This is not to defend what Akin said. It was an astonishingly stupid, offensive, and anti-factual thing to say. If a U.S. Senate candidate is going to make an argument about a highly controversial social issue where highly motivated people on both sides will be combing over everything he says, then he needs to be sure what he is saying is factually accurate. That's not what Akin did. There is no evidence that women who are raped are less likely to get pregnant. Women who are raped have about a 5% chance of getting pregnant - the same percentage as women having consensual sex without using contraception or birth control.
But let's not fool ourselves here. The discussion of whether or not there should be an exception for rape if we restrict or outlaw abortion is a distraction, nothing more. According to the Guttmacher Institute (the research arm of Planned Parenthood) only 1% - one percent - of all abortions are due to rape. The hard cases of rape, incest and life of the mother account for a tiny percentage of all abortions. Simply put, this is a non issue designed to cover up the fact that the vast majority of abortions are elective abortions.
Akin's policy position is certainly a defensible position, and virtually every mainstream anti-abortion organization (including the American Life League and the National Right to Life Committee) holds a position identical to Akin's position. The argument is simple: If you truly believe that abortion is the willful, intentional termination of a human life, then why would you allow that child to be killed for the crimes of his or her father?
The problem is that Akin does not appear to have the skills or knowledge necessary to articulately argue for the pro-life position without making himself look like an idiot, and this controversy over his foolish statement has become too much of a drag on the Republicans Party's hopes of capturing the U.S. Senate. He needs to step aside so that someone else can take his place in this election.
This does not need to be a compromise on pro-life principles - the GOP could easily pick someone who is just as pro-life as Akin, but able to articulate his position in a coherent and intelligent way. For the good of the party, the good of the country, and the good of the unborn babies Akin wishes to protect, he needs to step aside.
NBC Nightly News last night continued the whining about Bush and Hurricane Katrina in 2005.
"The Superdome, a symbol of official failure seven years ago..."
And of course Katrina is a pall over the GOP convention according to NBC.
Could they possibly be any more biased? Could they possibly be any more shamelessly political? Come on, NBC, can you at least pretend to be delivering the news instead of Barack Obama's talking points?
It would have been better if Lynn Beisner's mother had taken a claw hammer and bashed her skull in when she was five weeks old. A month-old baby sleeps a lot, so the fatal beating could have started when she was asleep and she never would have known the difference. It would have allowed her mother more opportunities in life and would have spared Beisner a lifetime of abuse and suffering.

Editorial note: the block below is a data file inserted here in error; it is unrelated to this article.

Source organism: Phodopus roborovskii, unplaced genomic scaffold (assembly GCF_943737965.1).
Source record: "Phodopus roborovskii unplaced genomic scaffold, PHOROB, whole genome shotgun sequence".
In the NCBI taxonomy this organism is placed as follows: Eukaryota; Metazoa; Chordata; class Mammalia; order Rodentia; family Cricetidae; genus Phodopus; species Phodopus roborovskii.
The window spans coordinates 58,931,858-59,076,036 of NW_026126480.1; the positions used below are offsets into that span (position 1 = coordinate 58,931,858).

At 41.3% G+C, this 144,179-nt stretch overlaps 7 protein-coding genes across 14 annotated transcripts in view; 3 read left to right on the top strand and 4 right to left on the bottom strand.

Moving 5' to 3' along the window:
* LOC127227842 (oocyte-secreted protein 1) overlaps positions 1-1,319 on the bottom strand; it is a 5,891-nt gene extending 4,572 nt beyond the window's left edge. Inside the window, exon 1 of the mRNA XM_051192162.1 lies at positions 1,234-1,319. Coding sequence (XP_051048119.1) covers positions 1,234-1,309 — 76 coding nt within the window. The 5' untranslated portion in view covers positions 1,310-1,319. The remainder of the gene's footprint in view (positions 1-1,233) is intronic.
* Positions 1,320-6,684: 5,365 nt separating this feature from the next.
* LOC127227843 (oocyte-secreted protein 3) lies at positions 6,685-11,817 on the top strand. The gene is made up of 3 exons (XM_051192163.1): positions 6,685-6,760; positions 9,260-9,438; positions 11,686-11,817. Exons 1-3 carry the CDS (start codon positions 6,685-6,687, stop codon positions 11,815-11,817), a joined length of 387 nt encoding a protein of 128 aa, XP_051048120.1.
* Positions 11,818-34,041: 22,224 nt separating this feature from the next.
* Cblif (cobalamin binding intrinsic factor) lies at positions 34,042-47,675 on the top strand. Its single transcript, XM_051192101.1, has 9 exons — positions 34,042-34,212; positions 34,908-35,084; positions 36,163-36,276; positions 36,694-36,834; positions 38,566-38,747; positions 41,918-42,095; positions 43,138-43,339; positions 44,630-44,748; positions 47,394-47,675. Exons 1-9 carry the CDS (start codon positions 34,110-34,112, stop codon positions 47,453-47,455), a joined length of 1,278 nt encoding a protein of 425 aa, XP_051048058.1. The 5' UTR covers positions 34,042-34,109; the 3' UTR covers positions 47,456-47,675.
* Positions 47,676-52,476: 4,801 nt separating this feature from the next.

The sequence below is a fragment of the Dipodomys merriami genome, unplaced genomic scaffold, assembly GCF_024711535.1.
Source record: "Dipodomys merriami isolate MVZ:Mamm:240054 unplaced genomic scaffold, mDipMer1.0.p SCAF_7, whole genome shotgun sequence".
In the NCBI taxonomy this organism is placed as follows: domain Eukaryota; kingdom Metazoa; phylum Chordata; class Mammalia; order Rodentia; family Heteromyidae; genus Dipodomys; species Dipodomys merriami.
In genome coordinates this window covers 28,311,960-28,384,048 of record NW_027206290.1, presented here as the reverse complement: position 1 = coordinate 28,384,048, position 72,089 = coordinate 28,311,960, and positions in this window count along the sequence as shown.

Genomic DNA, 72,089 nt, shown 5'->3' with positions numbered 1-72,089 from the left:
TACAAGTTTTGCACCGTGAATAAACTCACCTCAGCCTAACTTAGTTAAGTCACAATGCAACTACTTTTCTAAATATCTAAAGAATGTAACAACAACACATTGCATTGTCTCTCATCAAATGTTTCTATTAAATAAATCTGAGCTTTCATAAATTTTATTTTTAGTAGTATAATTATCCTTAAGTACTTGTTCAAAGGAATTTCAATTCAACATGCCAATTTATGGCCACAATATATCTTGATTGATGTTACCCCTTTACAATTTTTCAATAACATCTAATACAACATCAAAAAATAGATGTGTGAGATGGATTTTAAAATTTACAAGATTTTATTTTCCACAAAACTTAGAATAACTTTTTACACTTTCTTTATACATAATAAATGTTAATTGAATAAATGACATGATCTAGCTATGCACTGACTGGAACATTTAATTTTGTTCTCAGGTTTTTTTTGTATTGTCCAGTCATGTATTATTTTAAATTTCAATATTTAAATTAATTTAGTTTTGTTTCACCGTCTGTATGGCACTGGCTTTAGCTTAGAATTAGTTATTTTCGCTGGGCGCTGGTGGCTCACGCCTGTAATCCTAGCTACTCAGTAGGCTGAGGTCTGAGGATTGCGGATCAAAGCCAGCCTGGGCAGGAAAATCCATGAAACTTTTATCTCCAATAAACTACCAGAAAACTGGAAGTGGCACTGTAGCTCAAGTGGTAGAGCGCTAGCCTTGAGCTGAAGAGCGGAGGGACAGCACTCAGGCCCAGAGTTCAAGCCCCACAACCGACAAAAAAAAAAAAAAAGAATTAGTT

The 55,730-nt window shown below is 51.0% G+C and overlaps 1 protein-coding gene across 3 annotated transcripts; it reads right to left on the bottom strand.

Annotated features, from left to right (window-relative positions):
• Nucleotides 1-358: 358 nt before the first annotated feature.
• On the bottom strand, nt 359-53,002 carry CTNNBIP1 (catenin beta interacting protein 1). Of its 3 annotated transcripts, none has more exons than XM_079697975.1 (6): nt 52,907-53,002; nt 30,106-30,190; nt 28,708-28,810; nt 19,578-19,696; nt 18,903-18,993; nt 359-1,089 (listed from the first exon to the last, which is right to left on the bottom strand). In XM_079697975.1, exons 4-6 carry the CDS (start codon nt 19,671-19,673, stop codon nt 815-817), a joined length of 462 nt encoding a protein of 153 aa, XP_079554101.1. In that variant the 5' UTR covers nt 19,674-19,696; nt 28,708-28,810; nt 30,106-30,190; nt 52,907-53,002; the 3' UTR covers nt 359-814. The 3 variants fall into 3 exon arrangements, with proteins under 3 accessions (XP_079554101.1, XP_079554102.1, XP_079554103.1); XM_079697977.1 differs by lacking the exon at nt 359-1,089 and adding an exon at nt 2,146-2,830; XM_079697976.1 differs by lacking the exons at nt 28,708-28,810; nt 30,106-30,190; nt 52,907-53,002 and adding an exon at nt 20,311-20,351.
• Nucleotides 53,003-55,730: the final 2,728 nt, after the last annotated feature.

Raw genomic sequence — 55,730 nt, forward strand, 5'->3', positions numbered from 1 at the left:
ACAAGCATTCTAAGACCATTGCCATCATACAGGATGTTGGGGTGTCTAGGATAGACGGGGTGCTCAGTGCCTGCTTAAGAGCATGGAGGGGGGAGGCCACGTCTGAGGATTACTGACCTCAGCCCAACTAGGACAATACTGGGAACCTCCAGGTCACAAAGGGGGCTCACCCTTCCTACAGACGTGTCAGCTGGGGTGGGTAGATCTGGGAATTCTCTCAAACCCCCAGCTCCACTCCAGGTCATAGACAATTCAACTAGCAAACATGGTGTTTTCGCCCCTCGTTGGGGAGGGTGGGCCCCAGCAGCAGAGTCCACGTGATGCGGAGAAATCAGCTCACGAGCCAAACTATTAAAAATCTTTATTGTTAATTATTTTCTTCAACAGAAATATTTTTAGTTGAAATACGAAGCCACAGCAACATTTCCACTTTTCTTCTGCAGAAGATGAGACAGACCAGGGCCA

I discovered Beiser's depraved rant though listening to the BBC, and the premise of her column is quite frankly evil.
I bypassed gestation altogether in my hypothetical scenario so that I could focus on the primary issue of abortion, the issue which makes all other arguments secondary. Is the fetus a human being or not? It is an nonviable tissue mass that we should not regard as worthy of protection, or are we dealing with a little boy or girl made in the image of Almighty God, who forbids the destruction of that tiny person?
With a five week old baby, we know that we have a person and we instinctively know that bashing this baby's head in with a claw hammer is evil. (Well, most of us do. Certain "college professors" such as Peter Singer have not figured that out yet.) But with abortion, most people see it as a little more nebulous. We have taken the murder of 1,200,000 people every year and made it very antiseptic, hiding it behind the walls of a "medical procedure" and lying to ourselves about the reality of abortion. This way, we can see, hear or speak no evil and feel no pangs of conscience about what is happening all around us.
Again, the key issue is whether we are dealing with a person or a nonviable tissue mass. If the former, what is the difference between an abortion and my claw hammer scenario? There is none.
Beiser explained to the BBC that the reason she wrote her personal story of self-loathing is that the pro-abortion movement needs to counter the personal stories that abortion opponents are using with their own stories of why abortion would have been better.
But do we really know her mom's life would have been better had she aborted her daughter? Are we sure she would not have been exploited and abused? Are we sure that she would have gone to college and been in a stronger financial position? Do we know she would have had other children when she was "ready" and given those children a better life? No, all of that is 100% pure speculation. It is more likely that her life would not have been much different, other than having blood on her hands and conscience.